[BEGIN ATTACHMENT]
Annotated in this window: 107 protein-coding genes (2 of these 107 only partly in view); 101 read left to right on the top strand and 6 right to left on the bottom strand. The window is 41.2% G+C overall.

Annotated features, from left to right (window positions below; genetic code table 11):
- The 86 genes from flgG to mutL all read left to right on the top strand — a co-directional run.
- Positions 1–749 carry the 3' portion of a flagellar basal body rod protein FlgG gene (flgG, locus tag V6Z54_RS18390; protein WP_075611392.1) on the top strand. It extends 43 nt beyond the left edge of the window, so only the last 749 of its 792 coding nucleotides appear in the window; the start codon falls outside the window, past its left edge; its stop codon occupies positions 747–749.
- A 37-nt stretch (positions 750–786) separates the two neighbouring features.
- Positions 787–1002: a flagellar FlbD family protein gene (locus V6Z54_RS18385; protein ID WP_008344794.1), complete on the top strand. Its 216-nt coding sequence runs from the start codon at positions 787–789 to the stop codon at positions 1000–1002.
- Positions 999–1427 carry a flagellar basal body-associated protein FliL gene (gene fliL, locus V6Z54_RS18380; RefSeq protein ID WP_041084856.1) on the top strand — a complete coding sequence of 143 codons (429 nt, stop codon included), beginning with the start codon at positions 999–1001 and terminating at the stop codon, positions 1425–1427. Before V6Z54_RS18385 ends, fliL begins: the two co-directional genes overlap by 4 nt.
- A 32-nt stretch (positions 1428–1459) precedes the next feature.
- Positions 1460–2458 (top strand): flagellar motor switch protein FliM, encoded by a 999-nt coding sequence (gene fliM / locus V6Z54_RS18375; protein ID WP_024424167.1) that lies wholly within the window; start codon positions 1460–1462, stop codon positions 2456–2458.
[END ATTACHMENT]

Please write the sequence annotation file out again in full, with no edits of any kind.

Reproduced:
Annotated in this window: 107 protein-coding genes (2 of these 107 only partly in view); 101 read left to right on the top strand and 6 right to left on the bottom strand. The window is 41.2% G+C overall.

Annotated features, from left to right (window positions below; genetic code table 11):
- The 86 genes from flgG to mutL all read left to right on the top strand — a co-directional run.
- Positions 1–749 carry the 3' portion of a flagellar basal body rod protein FlgG gene (flgG, locus tag V6Z54_RS18390; protein WP_075611392.1) on the top strand. It extends 43 nt beyond the left edge of the window, so only the last 749 of its 792 coding nucleotides appear in the window; the start codon falls outside the window, past its left edge; its stop codon occupies positions 747–749.
- A 37-nt stretch (positions 750–786) separates the two neighbouring features.
- Positions 787–1002: a flagellar FlbD family protein gene (locus V6Z54_RS18385; protein ID WP_008344794.1), complete on the top strand. Its 216-nt coding sequence runs from the start codon at positions 787–789 to the stop codon at positions 1000–1002.
- Positions 999–1427 carry a flagellar basal body-associated protein FliL gene (gene fliL, locus V6Z54_RS18380; RefSeq protein ID WP_041084856.1) on the top strand — a complete coding sequence of 143 codons (429 nt, stop codon included), beginning with the start codon at positions 999–1001 and terminating at the stop codon, positions 1425–1427. Before V6Z54_RS18385 ends, fliL begins: the two co-directional genes overlap by 4 nt.
- A 32-nt stretch (positions 1428–1459) precedes the next feature.
- Positions 1460–2458 (top strand): flagellar motor switch protein FliM, encoded by a 999-nt coding sequence (gene fliM / locus V6Z54_RS18375; protein ID WP_024424167.1) that lies wholly within the window; start codon positions 1460–1462, stop codon positions 2456–2458.